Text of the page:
Since 1996 the IDB has approved a number of judicial reform projects. Whenever feasible and appropriate, the Bank includes a component on environmental law in these projects, normally dealing with training and improving access to justice. Other organizations are also involved in providing training. In July 1996, the Center for Governmental Responsibility of the University of Florida organized a training program for judges, prosecutors, and lawyers in the state of Paraná, Brazil, for which the Center also prepared a manual (Center for Governmental Responsibility, 1996). Also in 1996, the Colombian Office of the Defender of the People organized a seminar for regional and high court judges to instruct them on the national environmental legislation. During the workshop, the judges were trained on the provisions in the legislation dealing with legal mechanisms, such as the constitutional right to “tutela” and “popular actions” (IER, 1996). In Paraguay, the Public Ministry sponsored 18 seminars on environmental law for judges and prosecutors, although it is reported that only a few attended (Lawyers Committee for Human Rights, 1998).
Despite these international initiatives, much more work seems to be needed. In its recent publication Judicial Reform and the Environment (1998), the Lawyers Committee for Human Rights makes a set of recommendations aimed at improving access to the courts. The recommendations are related to improving administrative procedures and oversight and allowing greater private access to courts through changes in the loser-pays rule, and standing and legal representation requirements.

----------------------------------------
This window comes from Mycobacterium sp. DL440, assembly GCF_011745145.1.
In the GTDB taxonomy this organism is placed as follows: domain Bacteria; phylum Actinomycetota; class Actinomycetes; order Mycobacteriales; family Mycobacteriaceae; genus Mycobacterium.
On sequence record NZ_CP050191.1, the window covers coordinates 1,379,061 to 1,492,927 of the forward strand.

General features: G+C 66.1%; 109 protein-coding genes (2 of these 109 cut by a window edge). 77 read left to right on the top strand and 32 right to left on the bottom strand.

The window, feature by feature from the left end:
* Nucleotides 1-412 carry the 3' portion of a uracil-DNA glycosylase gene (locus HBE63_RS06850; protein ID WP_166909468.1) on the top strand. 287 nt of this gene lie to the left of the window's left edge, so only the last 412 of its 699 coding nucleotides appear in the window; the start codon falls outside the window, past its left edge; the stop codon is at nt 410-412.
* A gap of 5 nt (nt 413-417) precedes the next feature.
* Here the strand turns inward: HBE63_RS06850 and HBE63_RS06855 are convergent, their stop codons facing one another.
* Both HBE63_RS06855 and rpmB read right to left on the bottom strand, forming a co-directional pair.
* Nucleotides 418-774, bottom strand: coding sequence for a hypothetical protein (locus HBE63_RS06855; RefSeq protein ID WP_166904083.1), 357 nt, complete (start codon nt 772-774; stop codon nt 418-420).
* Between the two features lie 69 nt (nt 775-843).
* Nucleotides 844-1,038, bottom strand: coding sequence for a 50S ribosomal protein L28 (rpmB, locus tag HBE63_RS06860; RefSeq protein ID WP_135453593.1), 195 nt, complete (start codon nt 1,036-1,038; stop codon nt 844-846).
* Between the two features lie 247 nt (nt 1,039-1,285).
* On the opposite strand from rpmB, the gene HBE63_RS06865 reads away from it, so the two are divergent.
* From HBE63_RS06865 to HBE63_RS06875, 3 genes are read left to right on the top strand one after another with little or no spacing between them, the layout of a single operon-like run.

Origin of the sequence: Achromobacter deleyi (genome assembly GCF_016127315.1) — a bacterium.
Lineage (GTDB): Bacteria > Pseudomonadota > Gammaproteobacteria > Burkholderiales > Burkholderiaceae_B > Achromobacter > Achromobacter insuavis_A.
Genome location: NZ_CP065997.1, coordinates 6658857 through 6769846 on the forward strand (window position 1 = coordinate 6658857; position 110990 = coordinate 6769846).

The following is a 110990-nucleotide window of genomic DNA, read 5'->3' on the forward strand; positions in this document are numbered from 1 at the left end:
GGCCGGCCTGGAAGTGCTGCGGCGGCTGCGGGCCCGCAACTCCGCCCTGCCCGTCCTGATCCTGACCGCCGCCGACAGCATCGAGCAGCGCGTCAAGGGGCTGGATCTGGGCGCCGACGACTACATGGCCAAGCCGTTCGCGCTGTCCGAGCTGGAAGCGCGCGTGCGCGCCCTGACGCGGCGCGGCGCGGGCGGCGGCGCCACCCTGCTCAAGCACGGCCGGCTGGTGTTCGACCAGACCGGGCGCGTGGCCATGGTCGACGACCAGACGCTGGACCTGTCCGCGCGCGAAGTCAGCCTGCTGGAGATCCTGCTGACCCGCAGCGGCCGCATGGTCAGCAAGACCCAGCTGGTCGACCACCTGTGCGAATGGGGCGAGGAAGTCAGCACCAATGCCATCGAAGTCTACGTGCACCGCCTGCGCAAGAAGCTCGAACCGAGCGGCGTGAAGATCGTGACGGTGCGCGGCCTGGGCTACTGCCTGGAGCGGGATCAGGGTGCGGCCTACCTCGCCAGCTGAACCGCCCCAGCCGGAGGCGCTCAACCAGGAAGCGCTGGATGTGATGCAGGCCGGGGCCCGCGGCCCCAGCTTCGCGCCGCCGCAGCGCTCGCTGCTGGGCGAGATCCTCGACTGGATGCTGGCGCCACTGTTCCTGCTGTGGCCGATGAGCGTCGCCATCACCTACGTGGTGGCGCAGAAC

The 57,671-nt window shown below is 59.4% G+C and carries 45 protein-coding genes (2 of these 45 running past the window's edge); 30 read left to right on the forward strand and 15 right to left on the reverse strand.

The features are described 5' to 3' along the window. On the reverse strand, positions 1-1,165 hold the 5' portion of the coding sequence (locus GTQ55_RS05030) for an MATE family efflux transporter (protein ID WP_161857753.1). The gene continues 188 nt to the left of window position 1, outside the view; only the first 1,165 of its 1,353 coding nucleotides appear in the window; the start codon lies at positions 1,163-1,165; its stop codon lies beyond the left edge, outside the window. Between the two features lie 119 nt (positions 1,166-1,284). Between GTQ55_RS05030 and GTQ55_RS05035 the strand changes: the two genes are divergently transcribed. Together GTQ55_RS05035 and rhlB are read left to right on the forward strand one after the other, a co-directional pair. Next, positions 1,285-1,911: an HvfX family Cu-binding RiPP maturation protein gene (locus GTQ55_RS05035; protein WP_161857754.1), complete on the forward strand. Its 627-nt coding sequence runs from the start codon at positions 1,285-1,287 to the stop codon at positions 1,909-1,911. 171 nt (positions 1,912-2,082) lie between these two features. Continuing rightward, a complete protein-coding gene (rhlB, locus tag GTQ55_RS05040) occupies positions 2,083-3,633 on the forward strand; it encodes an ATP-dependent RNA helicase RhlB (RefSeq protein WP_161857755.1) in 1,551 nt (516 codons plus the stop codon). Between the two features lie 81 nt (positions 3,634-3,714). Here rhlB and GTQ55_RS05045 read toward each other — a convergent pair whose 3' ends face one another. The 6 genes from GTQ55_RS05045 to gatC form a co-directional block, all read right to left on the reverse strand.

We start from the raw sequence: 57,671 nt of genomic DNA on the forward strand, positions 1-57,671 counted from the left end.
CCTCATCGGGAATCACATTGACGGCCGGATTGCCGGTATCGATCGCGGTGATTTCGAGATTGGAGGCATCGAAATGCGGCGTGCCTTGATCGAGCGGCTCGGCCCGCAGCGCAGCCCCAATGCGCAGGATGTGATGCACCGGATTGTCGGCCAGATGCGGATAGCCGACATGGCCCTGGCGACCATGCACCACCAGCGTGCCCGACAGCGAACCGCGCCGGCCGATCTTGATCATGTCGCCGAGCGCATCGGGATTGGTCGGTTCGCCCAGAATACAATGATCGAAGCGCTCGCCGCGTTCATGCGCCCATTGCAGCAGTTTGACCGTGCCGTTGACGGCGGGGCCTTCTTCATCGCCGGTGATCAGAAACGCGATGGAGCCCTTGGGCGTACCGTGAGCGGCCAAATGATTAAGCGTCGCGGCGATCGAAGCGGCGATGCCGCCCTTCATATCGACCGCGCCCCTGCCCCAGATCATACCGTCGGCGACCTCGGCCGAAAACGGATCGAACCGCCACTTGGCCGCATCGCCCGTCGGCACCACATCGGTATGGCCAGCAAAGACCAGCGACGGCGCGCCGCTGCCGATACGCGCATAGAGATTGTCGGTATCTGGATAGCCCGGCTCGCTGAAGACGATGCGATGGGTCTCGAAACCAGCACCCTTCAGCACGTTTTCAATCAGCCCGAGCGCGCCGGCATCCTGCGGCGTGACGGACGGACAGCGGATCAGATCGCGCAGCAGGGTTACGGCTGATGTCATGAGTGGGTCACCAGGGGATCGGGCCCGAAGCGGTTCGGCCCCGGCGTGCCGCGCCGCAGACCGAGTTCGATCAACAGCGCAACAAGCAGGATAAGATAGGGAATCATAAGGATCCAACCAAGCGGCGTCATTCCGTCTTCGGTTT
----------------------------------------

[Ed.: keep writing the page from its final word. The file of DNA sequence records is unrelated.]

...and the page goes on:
Although no data are known to exist about any increase of environmental cases before the courts, there are reports indicating that training does make a difference (Lawyers Committee for Human Rights, 1998). According to some reviewers, there is growing evidence of litigation on environmental issues in Latin America and the Caribbean (Gracer, 1995). In any case, there have been a number of high-profile environmental court cases during the last couple of years. In 1993, the Colombian Constitutional Court declared the right to a clean and safe environment to be a fundamental right, which means that if a person feels his right is violated, he can invoke the Tutela Action to go to court. Public environmental officials are required to carry out the court’s decision (EWLA, February 1993, p. 12). In Brazil, a federal judge in Mato Grosso granted an injunction prohibiting the Government from starting work on the Hidrovia project in the Paraguay-Paraná rivers on the ground that it had failed to consult with affected communities, in this case an Indian tribe whose 130 members live on an island in the Paraguay River (IER, 1998). In Chile, the Rio Condor logging project in Tierra del Fuego has been stalled by several lawsuits, challenging the legality of the environmental-impact studies conducted for the firm Trillium. Separate suits by parliamentarians, non-governmental organizations and countersuits by Trillium have been filed (IER, 1998, Vol. 21). Other cases are still pending: in Venezuela, Pemon Indians living in the southeastern rainforest are protesting the construction of a power line and have filed lawsuits to challenge the governmental decree that opens up 40 percent of the Imataca rainforest reserve to mining and logging (Decree 1850) and the construction of a pipeline (IER, 1998).